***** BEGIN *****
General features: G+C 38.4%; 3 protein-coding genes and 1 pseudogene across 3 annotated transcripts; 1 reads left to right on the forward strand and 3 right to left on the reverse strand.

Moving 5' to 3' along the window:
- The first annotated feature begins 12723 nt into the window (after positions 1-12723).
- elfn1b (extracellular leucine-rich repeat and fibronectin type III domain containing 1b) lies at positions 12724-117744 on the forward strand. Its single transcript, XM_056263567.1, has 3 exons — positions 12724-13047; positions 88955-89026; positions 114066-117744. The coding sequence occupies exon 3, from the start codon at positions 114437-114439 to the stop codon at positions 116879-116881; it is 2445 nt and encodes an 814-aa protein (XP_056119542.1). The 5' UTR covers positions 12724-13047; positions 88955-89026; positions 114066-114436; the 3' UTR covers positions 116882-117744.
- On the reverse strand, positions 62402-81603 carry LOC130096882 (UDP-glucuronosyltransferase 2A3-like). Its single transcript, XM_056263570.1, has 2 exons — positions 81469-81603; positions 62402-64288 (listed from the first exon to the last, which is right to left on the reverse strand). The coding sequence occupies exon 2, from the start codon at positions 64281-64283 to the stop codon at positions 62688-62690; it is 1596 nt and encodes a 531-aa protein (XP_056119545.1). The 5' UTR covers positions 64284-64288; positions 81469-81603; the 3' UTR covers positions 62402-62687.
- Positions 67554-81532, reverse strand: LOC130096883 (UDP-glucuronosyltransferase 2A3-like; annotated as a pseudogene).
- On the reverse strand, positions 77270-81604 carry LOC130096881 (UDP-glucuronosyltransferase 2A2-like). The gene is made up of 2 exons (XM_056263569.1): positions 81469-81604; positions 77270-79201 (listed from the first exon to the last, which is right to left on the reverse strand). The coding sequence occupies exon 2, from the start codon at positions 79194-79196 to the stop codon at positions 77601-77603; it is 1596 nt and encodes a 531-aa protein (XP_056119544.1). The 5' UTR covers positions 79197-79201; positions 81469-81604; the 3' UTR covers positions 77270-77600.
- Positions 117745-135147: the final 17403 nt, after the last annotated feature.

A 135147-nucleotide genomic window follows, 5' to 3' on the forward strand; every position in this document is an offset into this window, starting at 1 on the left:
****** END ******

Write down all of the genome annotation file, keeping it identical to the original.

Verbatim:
General features: G+C 38.4%; 3 protein-coding genes and 1 pseudogene across 3 annotated transcripts; 1 reads left to right on the forward strand and 3 right to left on the reverse strand.

Moving 5' to 3' along the window:
- The first annotated feature begins 12723 nt into the window (after positions 1-12723).
- elfn1b (extracellular leucine-rich repeat and fibronectin type III domain containing 1b) lies at positions 12724-117744 on the forward strand. Its single transcript, XM_056263567.1, has 3 exons — positions 12724-13047; positions 88955-89026; positions 114066-117744. The coding sequence occupies exon 3, from the start codon at positions 114437-114439 to the stop codon at positions 116879-116881; it is 2445 nt and encodes an 814-aa protein (XP_056119542.1). The 5' UTR covers positions 12724-13047; positions 88955-89026; positions 114066-114436; the 3' UTR covers positions 116882-117744.
- On the reverse strand, positions 62402-81603 carry LOC130096882 (UDP-glucuronosyltransferase 2A3-like). Its single transcript, XM_056263570.1, has 2 exons — positions 81469-81603; positions 62402-64288 (listed from the first exon to the last, which is right to left on the reverse strand). The coding sequence occupies exon 2, from the start codon at positions 64281-64283 to the stop codon at positions 62688-62690; it is 1596 nt and encodes a 531-aa protein (XP_056119545.1). The 5' UTR covers positions 64284-64288; positions 81469-81603; the 3' UTR covers positions 62402-62687.
- Positions 67554-81532, reverse strand: LOC130096883 (UDP-glucuronosyltransferase 2A3-like; annotated as a pseudogene).
- On the reverse strand, positions 77270-81604 carry LOC130096881 (UDP-glucuronosyltransferase 2A2-like). The gene is made up of 2 exons (XM_056263569.1): positions 81469-81604; positions 77270-79201 (listed from the first exon to the last, which is right to left on the reverse strand). The coding sequence occupies exon 2, from the start codon at positions 79194-79196 to the stop codon at positions 77601-77603; it is 1596 nt and encodes a 531-aa protein (XP_056119544.1). The 5' UTR covers positions 79197-79201; positions 81469-81604; the 3' UTR covers positions 77270-77600.
- Positions 117745-135147: the final 17403 nt, after the last annotated feature.

A 135147-nucleotide genomic window follows, 5' to 3' on the forward strand; every position in this document is an offset into this window, starting at 1 on the left: